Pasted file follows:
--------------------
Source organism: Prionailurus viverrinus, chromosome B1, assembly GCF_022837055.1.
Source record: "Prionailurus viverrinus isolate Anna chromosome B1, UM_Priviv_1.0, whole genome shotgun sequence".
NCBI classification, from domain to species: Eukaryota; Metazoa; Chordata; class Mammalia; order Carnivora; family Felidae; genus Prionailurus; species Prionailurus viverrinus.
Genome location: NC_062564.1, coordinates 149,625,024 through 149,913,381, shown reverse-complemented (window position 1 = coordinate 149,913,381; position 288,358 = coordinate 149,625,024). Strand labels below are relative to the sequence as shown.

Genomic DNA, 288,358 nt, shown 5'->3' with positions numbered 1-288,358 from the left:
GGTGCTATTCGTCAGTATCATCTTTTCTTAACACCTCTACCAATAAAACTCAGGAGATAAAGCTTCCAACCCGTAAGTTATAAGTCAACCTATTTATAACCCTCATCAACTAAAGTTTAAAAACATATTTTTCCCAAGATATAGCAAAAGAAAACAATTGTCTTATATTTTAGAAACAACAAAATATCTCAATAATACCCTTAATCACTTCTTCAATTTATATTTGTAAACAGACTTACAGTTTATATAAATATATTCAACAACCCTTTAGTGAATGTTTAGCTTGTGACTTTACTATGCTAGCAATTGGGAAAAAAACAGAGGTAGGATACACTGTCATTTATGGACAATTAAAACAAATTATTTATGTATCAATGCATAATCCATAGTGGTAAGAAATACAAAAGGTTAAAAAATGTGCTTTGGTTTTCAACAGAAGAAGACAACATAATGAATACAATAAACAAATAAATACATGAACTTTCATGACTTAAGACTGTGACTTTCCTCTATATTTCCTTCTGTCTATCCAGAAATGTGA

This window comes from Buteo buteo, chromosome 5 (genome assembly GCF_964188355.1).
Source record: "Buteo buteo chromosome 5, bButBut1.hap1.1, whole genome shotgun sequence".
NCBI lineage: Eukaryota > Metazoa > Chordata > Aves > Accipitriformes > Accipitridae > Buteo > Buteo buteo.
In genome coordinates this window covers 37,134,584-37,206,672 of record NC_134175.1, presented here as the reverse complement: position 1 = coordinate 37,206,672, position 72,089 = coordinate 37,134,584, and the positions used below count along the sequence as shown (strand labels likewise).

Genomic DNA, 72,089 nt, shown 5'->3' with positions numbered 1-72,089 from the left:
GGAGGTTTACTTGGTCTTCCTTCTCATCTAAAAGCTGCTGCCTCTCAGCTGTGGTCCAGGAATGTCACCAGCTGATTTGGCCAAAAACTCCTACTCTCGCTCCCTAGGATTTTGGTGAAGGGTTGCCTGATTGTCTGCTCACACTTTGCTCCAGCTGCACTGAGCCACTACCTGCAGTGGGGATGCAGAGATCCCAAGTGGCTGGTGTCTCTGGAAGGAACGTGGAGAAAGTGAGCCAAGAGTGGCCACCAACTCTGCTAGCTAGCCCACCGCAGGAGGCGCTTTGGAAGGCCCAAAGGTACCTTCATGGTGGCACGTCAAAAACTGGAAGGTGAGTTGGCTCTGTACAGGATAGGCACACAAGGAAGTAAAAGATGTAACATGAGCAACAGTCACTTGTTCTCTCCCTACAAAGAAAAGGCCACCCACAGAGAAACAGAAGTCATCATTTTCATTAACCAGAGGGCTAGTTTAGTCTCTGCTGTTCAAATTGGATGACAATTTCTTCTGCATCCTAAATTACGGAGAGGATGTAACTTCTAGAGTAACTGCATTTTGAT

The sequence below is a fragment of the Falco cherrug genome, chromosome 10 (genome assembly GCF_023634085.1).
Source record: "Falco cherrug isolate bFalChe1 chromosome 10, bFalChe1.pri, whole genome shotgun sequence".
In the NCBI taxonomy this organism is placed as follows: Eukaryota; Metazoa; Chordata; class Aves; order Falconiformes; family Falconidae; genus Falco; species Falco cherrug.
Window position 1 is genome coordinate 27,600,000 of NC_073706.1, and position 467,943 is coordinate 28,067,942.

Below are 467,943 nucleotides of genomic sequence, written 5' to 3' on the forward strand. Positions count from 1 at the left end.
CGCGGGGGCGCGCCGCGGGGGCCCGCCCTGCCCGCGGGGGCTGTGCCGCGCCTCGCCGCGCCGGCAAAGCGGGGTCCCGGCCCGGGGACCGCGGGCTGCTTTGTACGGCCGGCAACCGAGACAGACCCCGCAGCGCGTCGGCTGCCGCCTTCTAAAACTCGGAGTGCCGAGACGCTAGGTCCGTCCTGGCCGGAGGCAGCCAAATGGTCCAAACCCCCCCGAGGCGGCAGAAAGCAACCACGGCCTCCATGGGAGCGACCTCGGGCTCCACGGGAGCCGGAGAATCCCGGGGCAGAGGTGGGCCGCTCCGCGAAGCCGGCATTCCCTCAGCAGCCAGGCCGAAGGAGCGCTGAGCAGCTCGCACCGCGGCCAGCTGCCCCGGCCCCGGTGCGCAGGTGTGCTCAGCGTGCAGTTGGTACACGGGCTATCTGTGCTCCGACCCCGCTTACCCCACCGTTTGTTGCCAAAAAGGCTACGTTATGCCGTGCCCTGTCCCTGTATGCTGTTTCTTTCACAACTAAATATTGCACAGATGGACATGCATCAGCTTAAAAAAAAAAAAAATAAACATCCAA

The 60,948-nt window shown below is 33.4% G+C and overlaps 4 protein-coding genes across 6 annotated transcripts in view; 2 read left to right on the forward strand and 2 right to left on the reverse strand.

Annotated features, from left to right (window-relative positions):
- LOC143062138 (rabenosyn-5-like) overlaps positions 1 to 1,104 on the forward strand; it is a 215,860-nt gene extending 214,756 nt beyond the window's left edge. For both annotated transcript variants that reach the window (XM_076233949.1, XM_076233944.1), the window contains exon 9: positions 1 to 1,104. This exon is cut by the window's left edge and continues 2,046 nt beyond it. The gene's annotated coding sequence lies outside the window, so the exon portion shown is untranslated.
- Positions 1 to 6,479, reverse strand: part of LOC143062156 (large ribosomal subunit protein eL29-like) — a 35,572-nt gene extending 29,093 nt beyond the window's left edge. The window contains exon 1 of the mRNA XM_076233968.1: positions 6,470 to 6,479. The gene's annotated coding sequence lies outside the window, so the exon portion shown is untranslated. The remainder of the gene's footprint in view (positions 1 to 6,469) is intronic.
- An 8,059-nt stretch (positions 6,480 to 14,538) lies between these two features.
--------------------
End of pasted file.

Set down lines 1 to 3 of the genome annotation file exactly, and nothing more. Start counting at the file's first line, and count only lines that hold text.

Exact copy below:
Source organism: Prionailurus viverrinus, chromosome B1, assembly GCF_022837055.1.
Source record: "Prionailurus viverrinus isolate Anna chromosome B1, UM_Priviv_1.0, whole genome shotgun sequence".
NCBI classification, from domain to species: Eukaryota; Metazoa; Chordata; class Mammalia; order Carnivora; family Felidae; genus Prionailurus; species Prionailurus viverrinus.